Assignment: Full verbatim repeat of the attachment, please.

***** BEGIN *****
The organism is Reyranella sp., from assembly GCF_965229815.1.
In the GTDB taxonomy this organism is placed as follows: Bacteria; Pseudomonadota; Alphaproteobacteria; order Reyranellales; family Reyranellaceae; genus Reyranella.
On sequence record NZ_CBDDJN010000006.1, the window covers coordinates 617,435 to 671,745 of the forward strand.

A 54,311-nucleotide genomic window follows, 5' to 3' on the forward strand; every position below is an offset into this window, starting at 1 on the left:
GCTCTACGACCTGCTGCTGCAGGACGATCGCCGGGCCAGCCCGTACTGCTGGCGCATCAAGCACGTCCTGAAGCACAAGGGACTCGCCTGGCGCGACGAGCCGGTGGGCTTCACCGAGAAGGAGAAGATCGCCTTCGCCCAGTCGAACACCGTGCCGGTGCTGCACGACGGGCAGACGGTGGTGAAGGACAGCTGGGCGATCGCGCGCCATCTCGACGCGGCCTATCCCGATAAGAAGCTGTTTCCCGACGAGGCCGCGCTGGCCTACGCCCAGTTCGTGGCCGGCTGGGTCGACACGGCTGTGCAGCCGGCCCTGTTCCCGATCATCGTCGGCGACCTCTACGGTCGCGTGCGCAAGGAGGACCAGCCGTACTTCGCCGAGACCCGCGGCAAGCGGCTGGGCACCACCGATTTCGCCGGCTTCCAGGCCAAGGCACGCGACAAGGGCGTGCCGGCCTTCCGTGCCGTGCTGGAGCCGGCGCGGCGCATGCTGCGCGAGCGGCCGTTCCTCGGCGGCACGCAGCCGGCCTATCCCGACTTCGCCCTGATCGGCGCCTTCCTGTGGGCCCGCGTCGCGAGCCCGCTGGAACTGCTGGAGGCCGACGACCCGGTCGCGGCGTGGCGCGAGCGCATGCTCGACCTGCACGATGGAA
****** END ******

The organism is Reyranella sp., from assembly GCF_965229815.1.
In the GTDB taxonomy this organism is placed as follows: Bacteria; Pseudomonadota; Alphaproteobacteria; order Reyranellales; family Reyranellaceae; genus Reyranella.
On sequence record NZ_CBDDJN010000006.1, the window covers coordinates 617,435 to 671,745 of the forward strand.

A 54,311-nucleotide genomic window follows, 5' to 3' on the forward strand; every position below is an offset into this window, starting at 1 on the left:
GCTCTACGACCTGCTGCTGCAGGACGATCGCCGGGCCAGCCCGTACTGCTGGCGCATCAAGCACGTCCTGAAGCACAAGGGACTCGCCTGGCGCGACGAGCCGGTGGGCTTCACCGAGAAGGAGAAGATCGCCTTCGCCCAGTCGAACACCGTGCCGGTGCTGCACGACGGGCAGACGGTGGTGAAGGACAGCTGGGCGATCGCGCGCCATCTCGACGCGGCCTATCCCGATAAGAAGCTGTTTCCCGACGAGGCCGCGCTGGCCTACGCCCAGTTCGTGGCCGGCTGGGTCGACACGGCTGTGCAGCCGGCCCTGTTCCCGATCATCGTCGGCGACCTCTACGGTCGCGTGCGCAAGGAGGACCAGCCGTACTTCGCCGAGACCCGCGGCAAGCGGCTGGGCACCACCGATTTCGCCGGCTTCCAGGCCAAGGCACGCGACAAGGGCGTGCCGGCCTTCCGTGCCGTGCTGGAGCCGGCGCGGCGCATGCTGCGCGAGCGGCCGTTCCTCGGCGGCACGCAGCCGGCCTATCCCGACTTCGCCCTGATCGGCGCCTTCCTGTGGGCCCGCGTCGCGAGCCCGCTGGAACTGCTGGAGGCCGACGACCCGGTCGCGGCGTGGCGCGAGCGCATGCTCGACCTGCACGATGGAA